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Over the past few years, China has made rapid progress in participatory budgeting, and citizens have raised their interest and political participation in government finances to new heights. This is the result of a combination of factors. Participatory budgeting reform has taken on multiple forms and dimensions, which, on one front, has improved the system’s ability to fulfill the citizens’ rights to information, supervision, advice, and even decision-making and, on another front, improved and supplemented China’s democratic political system by promoting government performance and improving scientific and meticulous budget management. Having recognized the necessity and significance of participatory budgeting reform in China, we cannot ignore the fact that there still exist some problems in the depth, breadth, and the comprehensive effect of the reforms. For example, the public foundation for reform is weak, there are flaws in the institutional design, and the reformers are not fully aware of the significance of the reform or misunderstand it. On the whole, as Chinese socialist democratic political construction and the government administrative system reform move further and deeper, motivations or pressures from different sources will inevitably require more changes in traditional participatory politics, and participatory budgeting experiments will become more dynamic. Therefore, based on close observation of and speculation about participatory budgeting experiments at local government levels, this paper, taking Shanghai’s Minhang District as an example, analyzes the characteristics of public participation in local budgeting reform and puts forward some thoughts on the reform, in the hope of providing some useful ideas for the promotion of future participatory budgeting reform.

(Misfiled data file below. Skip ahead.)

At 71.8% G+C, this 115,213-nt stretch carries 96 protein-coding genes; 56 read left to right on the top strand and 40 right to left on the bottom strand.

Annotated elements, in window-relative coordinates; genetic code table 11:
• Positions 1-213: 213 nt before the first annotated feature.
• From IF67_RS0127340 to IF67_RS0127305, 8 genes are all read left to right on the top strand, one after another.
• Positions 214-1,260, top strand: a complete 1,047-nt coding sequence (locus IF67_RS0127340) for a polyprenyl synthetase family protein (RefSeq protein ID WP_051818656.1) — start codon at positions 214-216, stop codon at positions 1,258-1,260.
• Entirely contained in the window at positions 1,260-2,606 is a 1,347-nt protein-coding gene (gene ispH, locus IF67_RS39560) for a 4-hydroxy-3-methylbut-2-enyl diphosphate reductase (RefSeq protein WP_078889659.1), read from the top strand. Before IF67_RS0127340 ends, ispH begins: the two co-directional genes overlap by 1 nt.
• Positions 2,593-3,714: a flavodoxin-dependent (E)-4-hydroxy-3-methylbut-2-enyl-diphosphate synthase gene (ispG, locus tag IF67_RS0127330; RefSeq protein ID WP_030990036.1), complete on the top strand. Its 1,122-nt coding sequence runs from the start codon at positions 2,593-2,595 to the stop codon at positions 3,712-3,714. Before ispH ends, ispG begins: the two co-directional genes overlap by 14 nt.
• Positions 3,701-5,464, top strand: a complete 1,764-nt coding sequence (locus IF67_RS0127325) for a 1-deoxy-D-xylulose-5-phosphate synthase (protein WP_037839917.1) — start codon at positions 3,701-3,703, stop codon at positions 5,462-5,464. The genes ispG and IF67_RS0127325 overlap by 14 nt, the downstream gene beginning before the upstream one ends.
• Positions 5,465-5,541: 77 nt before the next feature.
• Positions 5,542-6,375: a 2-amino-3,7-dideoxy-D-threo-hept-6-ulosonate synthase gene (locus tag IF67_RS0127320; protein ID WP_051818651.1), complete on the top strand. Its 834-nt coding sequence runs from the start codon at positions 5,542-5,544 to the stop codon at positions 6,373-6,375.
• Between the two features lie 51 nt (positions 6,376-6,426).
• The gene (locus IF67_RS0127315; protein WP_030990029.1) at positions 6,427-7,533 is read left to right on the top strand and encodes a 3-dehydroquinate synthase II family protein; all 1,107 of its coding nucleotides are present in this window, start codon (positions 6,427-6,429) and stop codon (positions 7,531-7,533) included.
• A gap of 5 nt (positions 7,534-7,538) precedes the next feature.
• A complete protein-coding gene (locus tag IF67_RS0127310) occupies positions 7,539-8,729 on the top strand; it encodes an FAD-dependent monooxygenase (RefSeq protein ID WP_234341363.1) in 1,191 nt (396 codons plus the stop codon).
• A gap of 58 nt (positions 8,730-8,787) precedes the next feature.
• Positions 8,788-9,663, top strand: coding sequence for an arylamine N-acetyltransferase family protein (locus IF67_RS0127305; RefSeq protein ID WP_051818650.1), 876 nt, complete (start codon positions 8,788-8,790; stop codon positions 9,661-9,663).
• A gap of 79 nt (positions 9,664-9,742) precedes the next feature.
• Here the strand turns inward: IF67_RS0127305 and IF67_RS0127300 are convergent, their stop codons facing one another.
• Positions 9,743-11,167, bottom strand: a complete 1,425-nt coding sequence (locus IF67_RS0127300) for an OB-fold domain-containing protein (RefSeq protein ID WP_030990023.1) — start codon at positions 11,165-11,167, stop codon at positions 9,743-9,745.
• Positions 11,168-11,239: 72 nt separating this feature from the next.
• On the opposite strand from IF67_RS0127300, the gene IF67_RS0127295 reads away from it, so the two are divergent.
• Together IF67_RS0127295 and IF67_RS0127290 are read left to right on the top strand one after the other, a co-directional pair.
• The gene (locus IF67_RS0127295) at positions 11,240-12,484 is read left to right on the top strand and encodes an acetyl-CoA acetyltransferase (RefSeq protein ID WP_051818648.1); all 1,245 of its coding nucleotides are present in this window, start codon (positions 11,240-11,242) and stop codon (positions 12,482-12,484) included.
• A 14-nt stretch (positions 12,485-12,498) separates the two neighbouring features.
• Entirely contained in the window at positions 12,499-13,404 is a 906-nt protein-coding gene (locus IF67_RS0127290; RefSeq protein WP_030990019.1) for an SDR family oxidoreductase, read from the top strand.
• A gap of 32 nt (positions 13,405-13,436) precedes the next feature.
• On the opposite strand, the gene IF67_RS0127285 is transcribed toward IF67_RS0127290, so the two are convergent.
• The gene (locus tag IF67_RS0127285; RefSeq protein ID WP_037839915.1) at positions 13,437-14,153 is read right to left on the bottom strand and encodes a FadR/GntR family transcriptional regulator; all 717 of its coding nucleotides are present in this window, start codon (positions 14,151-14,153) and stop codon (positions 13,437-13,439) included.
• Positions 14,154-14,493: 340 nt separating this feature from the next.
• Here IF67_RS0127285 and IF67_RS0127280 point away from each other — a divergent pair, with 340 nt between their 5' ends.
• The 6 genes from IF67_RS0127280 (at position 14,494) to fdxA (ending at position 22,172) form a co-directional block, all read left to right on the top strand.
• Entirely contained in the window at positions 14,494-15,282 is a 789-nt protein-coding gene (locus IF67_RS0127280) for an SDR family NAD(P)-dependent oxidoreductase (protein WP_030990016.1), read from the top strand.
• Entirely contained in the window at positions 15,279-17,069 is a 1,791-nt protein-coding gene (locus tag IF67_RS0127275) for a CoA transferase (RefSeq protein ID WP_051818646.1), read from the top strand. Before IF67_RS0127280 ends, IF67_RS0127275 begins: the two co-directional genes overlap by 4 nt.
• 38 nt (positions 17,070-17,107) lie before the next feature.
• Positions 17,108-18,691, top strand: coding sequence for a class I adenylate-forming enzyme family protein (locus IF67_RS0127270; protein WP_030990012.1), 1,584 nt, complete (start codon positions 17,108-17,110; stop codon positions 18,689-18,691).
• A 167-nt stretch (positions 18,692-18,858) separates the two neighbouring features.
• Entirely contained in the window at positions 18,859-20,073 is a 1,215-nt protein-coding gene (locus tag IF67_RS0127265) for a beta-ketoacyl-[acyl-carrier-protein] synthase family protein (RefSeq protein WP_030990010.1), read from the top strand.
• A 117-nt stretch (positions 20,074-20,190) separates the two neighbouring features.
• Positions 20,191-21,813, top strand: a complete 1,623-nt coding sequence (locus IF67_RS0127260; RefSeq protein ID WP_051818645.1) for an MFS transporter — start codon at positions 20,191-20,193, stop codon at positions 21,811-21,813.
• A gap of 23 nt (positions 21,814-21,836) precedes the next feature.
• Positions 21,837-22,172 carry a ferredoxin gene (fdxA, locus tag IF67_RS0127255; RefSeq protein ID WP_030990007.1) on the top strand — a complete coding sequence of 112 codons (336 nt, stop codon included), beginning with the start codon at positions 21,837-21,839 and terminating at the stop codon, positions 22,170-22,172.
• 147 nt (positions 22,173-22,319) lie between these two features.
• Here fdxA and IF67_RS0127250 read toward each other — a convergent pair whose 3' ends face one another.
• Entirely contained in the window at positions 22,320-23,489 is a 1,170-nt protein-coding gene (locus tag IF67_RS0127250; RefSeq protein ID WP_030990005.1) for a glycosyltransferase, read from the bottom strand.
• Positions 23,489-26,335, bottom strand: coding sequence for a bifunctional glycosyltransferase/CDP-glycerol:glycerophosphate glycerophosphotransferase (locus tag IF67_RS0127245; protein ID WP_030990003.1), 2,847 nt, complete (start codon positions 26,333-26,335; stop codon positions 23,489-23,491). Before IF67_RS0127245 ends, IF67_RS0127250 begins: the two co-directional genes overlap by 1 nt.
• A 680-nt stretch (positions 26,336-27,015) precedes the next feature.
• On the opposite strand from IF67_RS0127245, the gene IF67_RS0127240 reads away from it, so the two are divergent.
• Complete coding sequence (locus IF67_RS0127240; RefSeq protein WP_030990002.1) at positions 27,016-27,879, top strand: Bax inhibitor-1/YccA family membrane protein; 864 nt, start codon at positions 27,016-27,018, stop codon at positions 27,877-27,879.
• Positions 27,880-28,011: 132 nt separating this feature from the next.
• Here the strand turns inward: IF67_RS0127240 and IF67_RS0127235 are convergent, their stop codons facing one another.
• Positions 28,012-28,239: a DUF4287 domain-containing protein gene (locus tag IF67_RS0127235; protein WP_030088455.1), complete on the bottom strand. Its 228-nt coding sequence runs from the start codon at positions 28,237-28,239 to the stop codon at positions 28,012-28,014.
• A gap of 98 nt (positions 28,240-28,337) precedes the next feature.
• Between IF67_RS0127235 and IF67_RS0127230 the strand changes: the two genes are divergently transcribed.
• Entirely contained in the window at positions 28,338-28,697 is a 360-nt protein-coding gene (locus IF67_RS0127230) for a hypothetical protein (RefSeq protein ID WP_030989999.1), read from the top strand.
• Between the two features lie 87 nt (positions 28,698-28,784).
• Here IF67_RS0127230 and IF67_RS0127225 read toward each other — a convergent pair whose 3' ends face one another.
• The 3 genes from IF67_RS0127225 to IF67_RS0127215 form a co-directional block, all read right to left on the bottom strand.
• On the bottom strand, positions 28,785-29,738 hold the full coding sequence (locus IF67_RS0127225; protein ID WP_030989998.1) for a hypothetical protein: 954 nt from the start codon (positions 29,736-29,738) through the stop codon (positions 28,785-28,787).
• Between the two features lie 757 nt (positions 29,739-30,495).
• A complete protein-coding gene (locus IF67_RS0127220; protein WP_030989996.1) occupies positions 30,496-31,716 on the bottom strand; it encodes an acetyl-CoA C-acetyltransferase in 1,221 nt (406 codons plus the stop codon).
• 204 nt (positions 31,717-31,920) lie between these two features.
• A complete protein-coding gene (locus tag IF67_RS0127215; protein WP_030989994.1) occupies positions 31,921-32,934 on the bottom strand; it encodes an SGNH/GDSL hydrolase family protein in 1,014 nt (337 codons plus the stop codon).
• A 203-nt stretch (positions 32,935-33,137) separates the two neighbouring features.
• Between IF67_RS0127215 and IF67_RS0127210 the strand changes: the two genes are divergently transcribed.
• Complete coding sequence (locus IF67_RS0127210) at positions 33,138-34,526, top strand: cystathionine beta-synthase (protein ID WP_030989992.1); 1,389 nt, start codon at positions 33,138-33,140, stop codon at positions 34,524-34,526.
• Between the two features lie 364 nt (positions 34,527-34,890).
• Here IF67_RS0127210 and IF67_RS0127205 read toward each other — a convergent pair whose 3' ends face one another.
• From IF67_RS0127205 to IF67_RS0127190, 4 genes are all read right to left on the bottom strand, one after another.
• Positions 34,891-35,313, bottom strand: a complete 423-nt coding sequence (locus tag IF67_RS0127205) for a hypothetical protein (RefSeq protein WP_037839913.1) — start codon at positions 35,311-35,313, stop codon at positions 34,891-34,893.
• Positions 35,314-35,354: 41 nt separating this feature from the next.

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- Some Reflection on Participatory Budgeting in China: Minhang District Case Study
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